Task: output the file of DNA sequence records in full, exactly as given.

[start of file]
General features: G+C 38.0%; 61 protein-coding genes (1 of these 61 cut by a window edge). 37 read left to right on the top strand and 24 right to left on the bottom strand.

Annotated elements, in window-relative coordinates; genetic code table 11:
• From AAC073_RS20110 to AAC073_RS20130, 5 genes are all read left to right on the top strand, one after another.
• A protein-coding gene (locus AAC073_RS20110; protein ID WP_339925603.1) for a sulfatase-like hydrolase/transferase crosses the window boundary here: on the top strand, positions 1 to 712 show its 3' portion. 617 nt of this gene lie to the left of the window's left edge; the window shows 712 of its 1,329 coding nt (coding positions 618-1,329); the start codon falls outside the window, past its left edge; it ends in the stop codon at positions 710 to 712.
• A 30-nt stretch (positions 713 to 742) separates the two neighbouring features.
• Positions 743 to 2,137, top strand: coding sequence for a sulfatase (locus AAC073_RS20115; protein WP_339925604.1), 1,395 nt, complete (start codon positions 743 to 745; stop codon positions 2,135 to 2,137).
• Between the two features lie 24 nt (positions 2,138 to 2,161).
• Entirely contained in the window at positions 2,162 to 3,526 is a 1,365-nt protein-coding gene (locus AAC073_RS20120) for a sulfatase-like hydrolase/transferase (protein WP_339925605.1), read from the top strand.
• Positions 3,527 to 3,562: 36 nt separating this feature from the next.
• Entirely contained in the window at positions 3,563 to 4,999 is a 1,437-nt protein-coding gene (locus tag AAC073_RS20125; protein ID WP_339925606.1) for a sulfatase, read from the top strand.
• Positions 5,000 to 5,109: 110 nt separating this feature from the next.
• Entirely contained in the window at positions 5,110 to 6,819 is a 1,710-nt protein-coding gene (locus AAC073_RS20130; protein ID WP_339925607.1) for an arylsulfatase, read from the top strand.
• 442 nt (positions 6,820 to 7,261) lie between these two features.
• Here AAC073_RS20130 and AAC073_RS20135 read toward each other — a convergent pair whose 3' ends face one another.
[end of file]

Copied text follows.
General features: G+C 38.0%; 61 protein-coding genes (1 of these 61 cut by a window edge). 37 read left to right on the top strand and 24 right to left on the bottom strand.

Annotated elements, in window-relative coordinates; genetic code table 11:
• From AAC073_RS20110 to AAC073_RS20130, 5 genes are all read left to right on the top strand, one after another.
• A protein-coding gene (locus AAC073_RS20110; protein ID WP_339925603.1) for a sulfatase-like hydrolase/transferase crosses the window boundary here: on the top strand, positions 1 to 712 show its 3' portion. 617 nt of this gene lie to the left of the window's left edge; the window shows 712 of its 1,329 coding nt (coding positions 618-1,329); the start codon falls outside the window, past its left edge; it ends in the stop codon at positions 710 to 712.
• A 30-nt stretch (positions 713 to 742) separates the two neighbouring features.
• Positions 743 to 2,137, top strand: coding sequence for a sulfatase (locus AAC073_RS20115; protein WP_339925604.1), 1,395 nt, complete (start codon positions 743 to 745; stop codon positions 2,135 to 2,137).
• Between the two features lie 24 nt (positions 2,138 to 2,161).
• Entirely contained in the window at positions 2,162 to 3,526 is a 1,365-nt protein-coding gene (locus AAC073_RS20120) for a sulfatase-like hydrolase/transferase (protein WP_339925605.1), read from the top strand.
• Positions 3,527 to 3,562: 36 nt separating this feature from the next.
• Entirely contained in the window at positions 3,563 to 4,999 is a 1,437-nt protein-coding gene (locus tag AAC073_RS20125; protein ID WP_339925606.1) for a sulfatase, read from the top strand.
• Positions 5,000 to 5,109: 110 nt separating this feature from the next.
• Entirely contained in the window at positions 5,110 to 6,819 is a 1,710-nt protein-coding gene (locus AAC073_RS20130; protein ID WP_339925607.1) for an arylsulfatase, read from the top strand.
• 442 nt (positions 6,820 to 7,261) lie between these two features.
• Here AAC073_RS20130 and AAC073_RS20135 read toward each other — a convergent pair whose 3' ends face one another.